Charlottesville police chief quits amid criticism over handling of far-right rally


Washington (AFP)

The Charlottesville police chief who was criticized for his handling of a white supremacist rally in August in which an anti-Nazi protester was killed announced on Monday he was stepping down.

The Virginia city announced in a statement that Alfred Thomas had announced his retirement Monday, "effective immediately".

Thomas' decision to step down came two weeks after an independent report was highly critical of the police response to the rally of white nationalists, neo-Nazis and other far-right groups in the historic university town.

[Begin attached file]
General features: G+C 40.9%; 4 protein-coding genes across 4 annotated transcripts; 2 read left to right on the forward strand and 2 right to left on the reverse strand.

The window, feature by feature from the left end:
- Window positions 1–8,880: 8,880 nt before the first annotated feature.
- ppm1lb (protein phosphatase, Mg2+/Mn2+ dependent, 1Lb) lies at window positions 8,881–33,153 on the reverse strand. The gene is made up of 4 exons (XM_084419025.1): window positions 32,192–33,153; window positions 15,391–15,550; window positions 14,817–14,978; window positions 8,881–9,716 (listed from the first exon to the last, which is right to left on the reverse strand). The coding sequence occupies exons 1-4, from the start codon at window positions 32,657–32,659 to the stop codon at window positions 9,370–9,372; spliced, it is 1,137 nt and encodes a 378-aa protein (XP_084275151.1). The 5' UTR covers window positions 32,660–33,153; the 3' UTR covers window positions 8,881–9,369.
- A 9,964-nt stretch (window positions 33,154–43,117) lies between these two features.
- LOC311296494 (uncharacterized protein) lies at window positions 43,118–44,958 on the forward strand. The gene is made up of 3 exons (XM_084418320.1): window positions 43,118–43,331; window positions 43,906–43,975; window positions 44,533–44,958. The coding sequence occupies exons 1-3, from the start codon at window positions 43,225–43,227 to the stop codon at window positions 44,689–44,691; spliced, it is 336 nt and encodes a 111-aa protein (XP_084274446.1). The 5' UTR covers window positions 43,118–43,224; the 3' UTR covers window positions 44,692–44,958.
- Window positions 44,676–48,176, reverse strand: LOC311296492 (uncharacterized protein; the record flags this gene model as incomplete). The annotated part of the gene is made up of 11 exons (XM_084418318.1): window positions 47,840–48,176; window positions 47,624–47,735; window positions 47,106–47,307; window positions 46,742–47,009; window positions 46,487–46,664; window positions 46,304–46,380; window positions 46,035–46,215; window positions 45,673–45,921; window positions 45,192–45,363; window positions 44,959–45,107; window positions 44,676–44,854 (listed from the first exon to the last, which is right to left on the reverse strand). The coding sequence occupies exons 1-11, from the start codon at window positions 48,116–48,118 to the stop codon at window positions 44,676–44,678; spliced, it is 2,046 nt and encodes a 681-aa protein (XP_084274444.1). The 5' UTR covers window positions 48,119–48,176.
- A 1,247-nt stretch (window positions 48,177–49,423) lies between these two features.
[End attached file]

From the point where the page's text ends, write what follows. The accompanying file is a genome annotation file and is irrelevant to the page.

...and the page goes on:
The report said police were slow in their response to clashes between white nationalists and demonstrators who opposed their ultranationalist agenda, and appear to have been overwhelmed as violence erupted.

The white nationalists had gathered in large numbers to protest the removal of a Civil War-era statue. As counter-demonstrators confronted them, a neo-Nazi activist rammed his car into their ranks, killing a young woman.

As pictures of the clashes flashed around the world, President Donald Trump was widely criticized for not roundly condemning the far-right rally.

Police officers said after the event that they had not received clear instructions on how to respond to the violence, and investigators found a lack of coordination between local and state law enforcement.

Thomas had served 27 years as a police officer.